A Japanese company plans to build 13 wind turbines, enough to power 25,000 homes, on the slopes above the Kahe Power Plant in West Oahu.
Hawaiian Electric Co. announced Wednesday it has finalized a power purchase agreement with EE Ewa LLC to buy electricity from a new wind farm, Palehua Wind, on the eastern slope of the Waianae range.
The agreement was filed with the Public Utilities Commission for review Wednesday afternoon, paving the way for the 46.8-megawatt farm to move forward.
The 13 wind turbines are 260 feet tall from base to hub and would be capable of generating about 150,000 megawatt-hours of energy annually.
It would be the fourth wind farm project for Oahu, following two that are already up and running — Kahuku Wind (12 turbines) and Kawailoa Wind (30 turbines) — and Na Pua Makani (eight turbines), which is under development, on the North Shore.
Previous wind farms on Oahu have generated opposition due to concerns about noise and obstruction of views as well as the turbines’ blades killing native bats and birds.
If approved, Palehua Wind would be built on about 1,600 acres of land owned by Gill ‘Ewa Lands LLC, which says it considers the project a funding source for its overall mission of restoring the ecosystem in the area.
HECO considers the project an important part of the mix needed to reach the state’s goal of using 100 percent renewable energy by 2045.
“Hawaii’s clean energy future depends on a diverse mix of renewable energy resources,” said Shelee Kimura, Hawaiian Electric senior vice president for business development and strategic planning, in a news release. “Palehua Wind will be an important addition to the resources available on Oahu, providing lower- cost energy for customers, a cleaner environment for our communities and supporting Gill ‘Ewa Lands stewardship.”
Eurus Energy American Corp. of San Diego, Calif., which installed Hawaii’s largest solar photovoltaic farm in Waianae last year, is the parent company of EE Ewa LLC.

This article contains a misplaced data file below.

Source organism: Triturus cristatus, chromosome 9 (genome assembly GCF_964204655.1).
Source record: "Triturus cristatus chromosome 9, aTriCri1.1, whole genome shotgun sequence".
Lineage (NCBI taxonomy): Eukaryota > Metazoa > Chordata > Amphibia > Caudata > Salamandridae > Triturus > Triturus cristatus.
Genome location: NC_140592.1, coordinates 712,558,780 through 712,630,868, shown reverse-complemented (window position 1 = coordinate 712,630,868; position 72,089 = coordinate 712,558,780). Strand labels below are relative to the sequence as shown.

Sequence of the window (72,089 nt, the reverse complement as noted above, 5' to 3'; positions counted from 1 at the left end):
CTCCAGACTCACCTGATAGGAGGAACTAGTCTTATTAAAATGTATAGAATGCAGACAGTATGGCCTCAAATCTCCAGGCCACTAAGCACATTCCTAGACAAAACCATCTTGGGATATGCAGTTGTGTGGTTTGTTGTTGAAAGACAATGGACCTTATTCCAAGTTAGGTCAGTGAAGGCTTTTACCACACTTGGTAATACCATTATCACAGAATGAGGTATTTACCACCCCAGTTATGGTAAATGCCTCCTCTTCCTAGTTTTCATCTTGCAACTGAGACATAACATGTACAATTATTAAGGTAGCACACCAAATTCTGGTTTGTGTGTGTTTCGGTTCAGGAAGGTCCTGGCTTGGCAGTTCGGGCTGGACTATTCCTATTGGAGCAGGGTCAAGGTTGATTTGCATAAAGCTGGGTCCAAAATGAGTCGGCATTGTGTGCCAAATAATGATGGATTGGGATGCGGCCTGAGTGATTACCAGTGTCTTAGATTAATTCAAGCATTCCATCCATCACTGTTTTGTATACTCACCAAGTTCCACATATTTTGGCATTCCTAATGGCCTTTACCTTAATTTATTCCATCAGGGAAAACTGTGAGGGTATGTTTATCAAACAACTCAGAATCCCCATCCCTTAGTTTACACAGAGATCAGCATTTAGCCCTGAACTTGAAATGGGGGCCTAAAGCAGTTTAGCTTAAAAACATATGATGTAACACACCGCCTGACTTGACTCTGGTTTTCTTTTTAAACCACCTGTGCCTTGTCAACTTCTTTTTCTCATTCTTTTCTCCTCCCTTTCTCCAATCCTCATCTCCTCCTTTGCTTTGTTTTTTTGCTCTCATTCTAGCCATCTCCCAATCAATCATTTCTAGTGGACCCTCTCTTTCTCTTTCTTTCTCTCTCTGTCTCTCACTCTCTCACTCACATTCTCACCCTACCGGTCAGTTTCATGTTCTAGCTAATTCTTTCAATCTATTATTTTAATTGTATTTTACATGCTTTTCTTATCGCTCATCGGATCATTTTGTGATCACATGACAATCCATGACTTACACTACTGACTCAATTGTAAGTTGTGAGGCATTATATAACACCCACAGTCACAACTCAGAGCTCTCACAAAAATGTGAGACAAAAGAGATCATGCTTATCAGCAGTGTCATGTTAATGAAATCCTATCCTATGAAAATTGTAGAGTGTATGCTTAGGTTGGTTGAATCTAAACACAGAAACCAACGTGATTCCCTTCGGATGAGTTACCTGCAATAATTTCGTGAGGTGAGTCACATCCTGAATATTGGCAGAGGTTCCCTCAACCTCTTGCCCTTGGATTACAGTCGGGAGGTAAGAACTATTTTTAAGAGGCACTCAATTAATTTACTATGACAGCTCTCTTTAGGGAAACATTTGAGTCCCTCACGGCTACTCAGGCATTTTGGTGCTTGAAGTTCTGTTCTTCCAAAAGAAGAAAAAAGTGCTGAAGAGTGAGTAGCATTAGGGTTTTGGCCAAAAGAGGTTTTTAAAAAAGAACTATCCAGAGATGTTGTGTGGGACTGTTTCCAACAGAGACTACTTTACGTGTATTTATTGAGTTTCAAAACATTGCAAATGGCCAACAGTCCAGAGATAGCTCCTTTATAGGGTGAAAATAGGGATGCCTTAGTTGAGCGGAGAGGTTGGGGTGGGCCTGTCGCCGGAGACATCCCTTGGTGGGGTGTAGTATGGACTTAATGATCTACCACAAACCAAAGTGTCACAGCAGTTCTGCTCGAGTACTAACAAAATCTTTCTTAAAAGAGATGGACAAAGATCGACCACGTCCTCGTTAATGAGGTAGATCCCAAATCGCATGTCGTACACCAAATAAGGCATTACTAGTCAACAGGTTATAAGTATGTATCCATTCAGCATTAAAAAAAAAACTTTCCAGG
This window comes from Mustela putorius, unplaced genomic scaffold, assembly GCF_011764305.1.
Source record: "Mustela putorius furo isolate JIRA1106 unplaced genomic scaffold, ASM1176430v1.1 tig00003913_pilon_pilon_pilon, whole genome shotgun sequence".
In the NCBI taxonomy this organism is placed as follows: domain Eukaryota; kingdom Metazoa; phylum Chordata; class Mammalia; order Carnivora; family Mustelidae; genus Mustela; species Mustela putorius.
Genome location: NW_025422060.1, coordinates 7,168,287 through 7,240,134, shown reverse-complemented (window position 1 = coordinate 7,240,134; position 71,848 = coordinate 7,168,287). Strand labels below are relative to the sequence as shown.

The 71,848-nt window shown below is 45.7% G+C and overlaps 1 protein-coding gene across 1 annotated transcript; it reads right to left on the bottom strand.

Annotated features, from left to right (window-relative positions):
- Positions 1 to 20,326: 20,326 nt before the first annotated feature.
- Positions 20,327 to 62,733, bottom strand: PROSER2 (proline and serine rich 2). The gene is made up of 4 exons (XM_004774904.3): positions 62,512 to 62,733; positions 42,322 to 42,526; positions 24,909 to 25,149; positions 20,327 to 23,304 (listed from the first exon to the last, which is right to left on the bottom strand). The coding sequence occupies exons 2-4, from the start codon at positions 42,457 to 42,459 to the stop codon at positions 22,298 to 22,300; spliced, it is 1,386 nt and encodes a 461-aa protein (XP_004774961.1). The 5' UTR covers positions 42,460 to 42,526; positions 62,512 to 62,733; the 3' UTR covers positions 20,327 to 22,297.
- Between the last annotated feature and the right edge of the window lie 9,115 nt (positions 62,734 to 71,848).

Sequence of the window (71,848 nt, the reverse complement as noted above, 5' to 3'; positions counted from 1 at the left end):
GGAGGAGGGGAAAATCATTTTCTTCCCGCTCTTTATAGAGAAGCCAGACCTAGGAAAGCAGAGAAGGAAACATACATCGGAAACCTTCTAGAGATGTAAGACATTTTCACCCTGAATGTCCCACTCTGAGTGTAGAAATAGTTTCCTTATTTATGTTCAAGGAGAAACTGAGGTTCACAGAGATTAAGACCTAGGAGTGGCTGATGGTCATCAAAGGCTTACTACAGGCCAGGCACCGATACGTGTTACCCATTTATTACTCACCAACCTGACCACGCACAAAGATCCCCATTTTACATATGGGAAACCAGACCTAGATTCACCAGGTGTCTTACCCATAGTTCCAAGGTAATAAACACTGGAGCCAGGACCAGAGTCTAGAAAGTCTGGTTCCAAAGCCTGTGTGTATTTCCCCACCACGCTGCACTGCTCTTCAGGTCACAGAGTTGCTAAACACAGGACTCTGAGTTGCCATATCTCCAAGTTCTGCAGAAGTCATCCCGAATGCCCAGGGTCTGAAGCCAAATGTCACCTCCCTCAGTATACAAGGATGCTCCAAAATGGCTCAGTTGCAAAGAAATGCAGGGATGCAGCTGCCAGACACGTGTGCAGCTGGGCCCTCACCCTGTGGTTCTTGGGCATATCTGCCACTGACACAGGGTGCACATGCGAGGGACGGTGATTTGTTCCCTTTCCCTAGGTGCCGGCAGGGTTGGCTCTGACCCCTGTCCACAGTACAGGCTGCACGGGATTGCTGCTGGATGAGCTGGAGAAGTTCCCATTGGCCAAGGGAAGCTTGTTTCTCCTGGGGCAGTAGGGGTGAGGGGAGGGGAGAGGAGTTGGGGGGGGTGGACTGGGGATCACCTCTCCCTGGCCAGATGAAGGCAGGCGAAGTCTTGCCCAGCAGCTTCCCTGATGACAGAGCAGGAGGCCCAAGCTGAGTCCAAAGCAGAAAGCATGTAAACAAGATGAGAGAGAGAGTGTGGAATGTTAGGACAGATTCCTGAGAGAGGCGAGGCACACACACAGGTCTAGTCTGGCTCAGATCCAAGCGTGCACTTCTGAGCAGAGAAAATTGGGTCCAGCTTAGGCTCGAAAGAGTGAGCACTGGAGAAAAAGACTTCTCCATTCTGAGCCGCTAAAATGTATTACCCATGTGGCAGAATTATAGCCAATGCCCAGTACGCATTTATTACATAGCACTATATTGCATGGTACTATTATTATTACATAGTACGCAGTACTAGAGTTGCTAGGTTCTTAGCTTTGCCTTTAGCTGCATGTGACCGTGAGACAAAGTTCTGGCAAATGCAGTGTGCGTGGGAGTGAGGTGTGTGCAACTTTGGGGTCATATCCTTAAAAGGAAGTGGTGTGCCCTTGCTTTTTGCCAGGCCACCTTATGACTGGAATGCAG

Eurus Energy America Corp. is the North American arm of Eurus Energy Holdings, a Tokyo-based developer of renewable energy projects jointly owned by Toyota Tsusho Corp. and Tokyo Electric Power Co.
Nick Henriksen, vice president of development for Eurus Energy America Corp., said Palehua Wind would be using the latest technology available in turbines, making it more efficient than earlier projects. Eurus plans to use turbines made by Vestas wind systems of Denmark.
While the size of the turbines will be similar to the ones on the North Shore, each one can generate more energy than earlier generations of turbines, so fewer are needed to meet the same energy demands, he said, and they are quieter.
Under the agreement, EE Ewa would sell electricity to HECO at a set cost of 10.9 cents per kilowatt-hour over a 22-year term. The rate is lower than purchase- power agreements made with the two operating wind farms in Kahuku.
Palehua Wind’s sale of wind energy to HECO would, in turn, help fund ecological restoration work, according to Gill ‘Ewa Lands spokesman Tony Gill.
Eurus has spent several years studying the site, he said, and has found it ideal for harnessing wind. The project, a more than $100 million investment, should be able to generate energy for 25 years. The site is also ideal because it happens to be beneath an existing high-voltage power line, which saves money on infrastructure costs.